“Family farming units are the backbone of agriculture.”
Within the region of 7000 people in attendance, at this year’s North Sheep – The National Sheep Association’s, Northern biennial one day event, held at Crimple Head Farm, near Harrogate has been hailed a huge success. The event, which focused on the future of the Sheep Farming Industry, attracted farmers, academics, industry experts, exhibitors associated businesses and breed societies from throughout the UK.
Across the day, whether in opening speeches or seminars, speaker after speaker emphasised the role farmers in general and sheep farmers in particular, played in British food and the protection of rural life and landscape and how vital these roles were in the protection of everybody’s futures.
In his opening address, the Chairman of the organisers, Adam Watson, referred to the many challenges faced on farms in the last 18 months. In previewing North Sheep, he believed that the event provided “people with a one-stop-shop showing everything that was good about the sheep farming industry – and a great opportunity to focus on the future.”
The Head of Agriculture for Barclays Bank, Martin Redfearn, opened the event and set the tone, saying: “Sheep farming is vital to all parts of the agriculture industry and the strength of that industry is its people”. He added: “The role of the stockman is almost indescribable – what he or she can see in the pen, shed or field of livestock today, maybe is what any blind fool can see tomorrow. You can improve it from what it is but it has to be there to start with – he or she has to have instinct for livestock.”
Chief Executive of the NSA, Phil Stoker added his belief that farmers “are the foundation of all land management in the country, and that family farming units are the backbone of agriculture.”
That tone of support and optimism for the future was nowhere better made that by Liz Philip, principal, Askham Bryan College, who presented a seminar for young entrants entitled “Opportunities for the Future”. To her “The farming family was the bedrock of British food production.” “Young people,” she added, “can invent the future of farming.” She could see that ahead farming would have the added dimension of greater entrepreneurship. “New entrants are business people who want to farm.”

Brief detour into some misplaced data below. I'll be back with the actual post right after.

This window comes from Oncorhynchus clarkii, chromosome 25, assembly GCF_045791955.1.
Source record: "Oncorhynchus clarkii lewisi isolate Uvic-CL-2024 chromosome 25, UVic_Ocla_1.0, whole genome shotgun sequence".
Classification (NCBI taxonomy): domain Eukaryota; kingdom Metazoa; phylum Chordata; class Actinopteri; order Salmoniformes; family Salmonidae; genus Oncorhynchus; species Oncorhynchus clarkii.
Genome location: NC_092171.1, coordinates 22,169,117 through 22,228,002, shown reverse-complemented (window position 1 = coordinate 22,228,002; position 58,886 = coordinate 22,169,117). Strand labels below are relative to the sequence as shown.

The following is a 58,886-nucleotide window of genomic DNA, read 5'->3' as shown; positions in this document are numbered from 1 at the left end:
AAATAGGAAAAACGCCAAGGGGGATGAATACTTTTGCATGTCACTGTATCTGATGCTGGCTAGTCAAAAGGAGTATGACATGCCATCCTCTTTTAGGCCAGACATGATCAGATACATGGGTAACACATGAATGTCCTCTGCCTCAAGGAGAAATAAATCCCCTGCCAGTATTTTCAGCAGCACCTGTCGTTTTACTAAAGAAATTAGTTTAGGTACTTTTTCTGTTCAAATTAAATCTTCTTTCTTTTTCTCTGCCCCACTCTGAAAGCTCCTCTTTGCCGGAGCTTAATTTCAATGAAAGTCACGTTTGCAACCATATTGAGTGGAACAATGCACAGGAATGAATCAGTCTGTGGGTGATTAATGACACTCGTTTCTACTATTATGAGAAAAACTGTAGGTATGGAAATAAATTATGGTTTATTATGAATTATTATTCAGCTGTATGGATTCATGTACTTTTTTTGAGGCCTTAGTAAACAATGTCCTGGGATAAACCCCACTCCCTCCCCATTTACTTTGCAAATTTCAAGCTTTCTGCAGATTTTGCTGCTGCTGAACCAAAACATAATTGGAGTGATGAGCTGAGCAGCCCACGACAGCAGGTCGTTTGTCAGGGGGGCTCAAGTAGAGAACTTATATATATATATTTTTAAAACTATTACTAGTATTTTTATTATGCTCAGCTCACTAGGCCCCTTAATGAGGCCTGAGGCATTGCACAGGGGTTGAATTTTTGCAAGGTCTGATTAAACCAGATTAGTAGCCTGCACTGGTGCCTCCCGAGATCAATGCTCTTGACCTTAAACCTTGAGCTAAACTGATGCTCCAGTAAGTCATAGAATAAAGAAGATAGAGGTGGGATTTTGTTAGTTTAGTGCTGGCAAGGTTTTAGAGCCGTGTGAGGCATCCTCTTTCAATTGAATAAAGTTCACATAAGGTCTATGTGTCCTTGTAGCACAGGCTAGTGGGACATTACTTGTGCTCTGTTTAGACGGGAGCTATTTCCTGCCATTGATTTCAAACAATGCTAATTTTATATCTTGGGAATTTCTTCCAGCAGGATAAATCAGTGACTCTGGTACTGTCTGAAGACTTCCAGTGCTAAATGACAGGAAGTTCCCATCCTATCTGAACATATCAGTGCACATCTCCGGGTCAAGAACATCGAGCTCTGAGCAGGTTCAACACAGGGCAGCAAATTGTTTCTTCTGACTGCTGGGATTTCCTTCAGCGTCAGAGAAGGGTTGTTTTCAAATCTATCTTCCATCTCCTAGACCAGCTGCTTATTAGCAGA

NSA North Sheep acts as an industry forum and was used as a platform for the British Wool Marketing Board to announce their 2013 wool prices. Farmers saw the latest developments in flock management and healthcare as well as the commercial aspects of their business. The farming industry is facing many important changes and this year’s seminar programme looked in detail at the challenges and opportunities the industry faces in the future.
Hugely popular during the day were the sponsored farm tours. The trip by trailer offered an oversight of the Wilson’s farming enterprises and also offered Yorkshire tasters of real ale and real pork pies and flapjacks from local makers, Kendall’s Butchers and Park View Bakery, of nearby Pateley Bridge.
Crimple Head Farm is run by 3 generations in the name of J M Wilson and Sons. The 1000 acre farm runs flocks of 1000 horned Dalesbred ewes and 300 Masham and 50 Mule ewes along with 30 pure bred Texels and 100 head of breeding cattle. The Wilson family are very keen supporters of the National Sheep Association and the Sheep industry and David Wilson is himself Chairman of the Dalesbred Sheep Breeders’ Association.